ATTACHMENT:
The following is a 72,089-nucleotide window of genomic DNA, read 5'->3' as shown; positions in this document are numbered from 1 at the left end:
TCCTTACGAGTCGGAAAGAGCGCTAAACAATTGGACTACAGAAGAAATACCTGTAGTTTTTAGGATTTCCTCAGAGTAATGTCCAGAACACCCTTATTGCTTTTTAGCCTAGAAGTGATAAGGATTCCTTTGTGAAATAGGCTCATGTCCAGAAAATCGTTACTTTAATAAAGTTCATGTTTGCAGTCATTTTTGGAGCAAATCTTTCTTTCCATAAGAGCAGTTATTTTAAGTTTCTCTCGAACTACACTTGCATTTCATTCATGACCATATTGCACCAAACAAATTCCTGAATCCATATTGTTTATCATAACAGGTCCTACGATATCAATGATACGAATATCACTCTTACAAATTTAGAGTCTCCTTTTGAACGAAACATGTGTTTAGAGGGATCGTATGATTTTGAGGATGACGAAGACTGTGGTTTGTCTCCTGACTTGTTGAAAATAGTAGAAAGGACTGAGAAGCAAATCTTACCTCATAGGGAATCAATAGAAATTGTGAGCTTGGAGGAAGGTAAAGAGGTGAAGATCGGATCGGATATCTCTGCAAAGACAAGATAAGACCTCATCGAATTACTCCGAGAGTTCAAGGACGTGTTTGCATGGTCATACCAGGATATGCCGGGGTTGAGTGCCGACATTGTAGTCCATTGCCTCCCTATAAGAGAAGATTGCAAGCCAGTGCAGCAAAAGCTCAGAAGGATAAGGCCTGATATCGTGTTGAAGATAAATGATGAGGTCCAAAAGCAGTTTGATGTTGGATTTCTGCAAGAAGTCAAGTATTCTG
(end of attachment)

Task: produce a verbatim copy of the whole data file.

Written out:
The following is a 72,089-nucleotide window of genomic DNA, read 5'->3' as shown; positions in this document are numbered from 1 at the left end:
TCCTTACGAGTCGGAAAGAGCGCTAAACAATTGGACTACAGAAGAAATACCTGTAGTTTTTAGGATTTCCTCAGAGTAATGTCCAGAACACCCTTATTGCTTTTTAGCCTAGAAGTGATAAGGATTCCTTTGTGAAATAGGCTCATGTCCAGAAAATCGTTACTTTAATAAAGTTCATGTTTGCAGTCATTTTTGGAGCAAATCTTTCTTTCCATAAGAGCAGTTATTTTAAGTTTCTCTCGAACTACACTTGCATTTCATTCATGACCATATTGCACCAAACAAATTCCTGAATCCATATTGTTTATCATAACAGGTCCTACGATATCAATGATACGAATATCACTCTTACAAATTTAGAGTCTCCTTTTGAACGAAACATGTGTTTAGAGGGATCGTATGATTTTGAGGATGACGAAGACTGTGGTTTGTCTCCTGACTTGTTGAAAATAGTAGAAAGGACTGAGAAGCAAATCTTACCTCATAGGGAATCAATAGAAATTGTGAGCTTGGAGGAAGGTAAAGAGGTGAAGATCGGATCGGATATCTCTGCAAAGACAAGATAAGACCTCATCGAATTACTCCGAGAGTTCAAGGACGTGTTTGCATGGTCATACCAGGATATGCCGGGGTTGAGTGCCGACATTGTAGTCCATTGCCTCCCTATAAGAGAAGATTGCAAGCCAGTGCAGCAAAAGCTCAGAAGGATAAGGCCTGATATCGTGTTGAAGATAAATGATGAGGTCCAAAAGCAGTTTGATGTTGGATTTCTGCAAGAAGTCAAGTATTCTG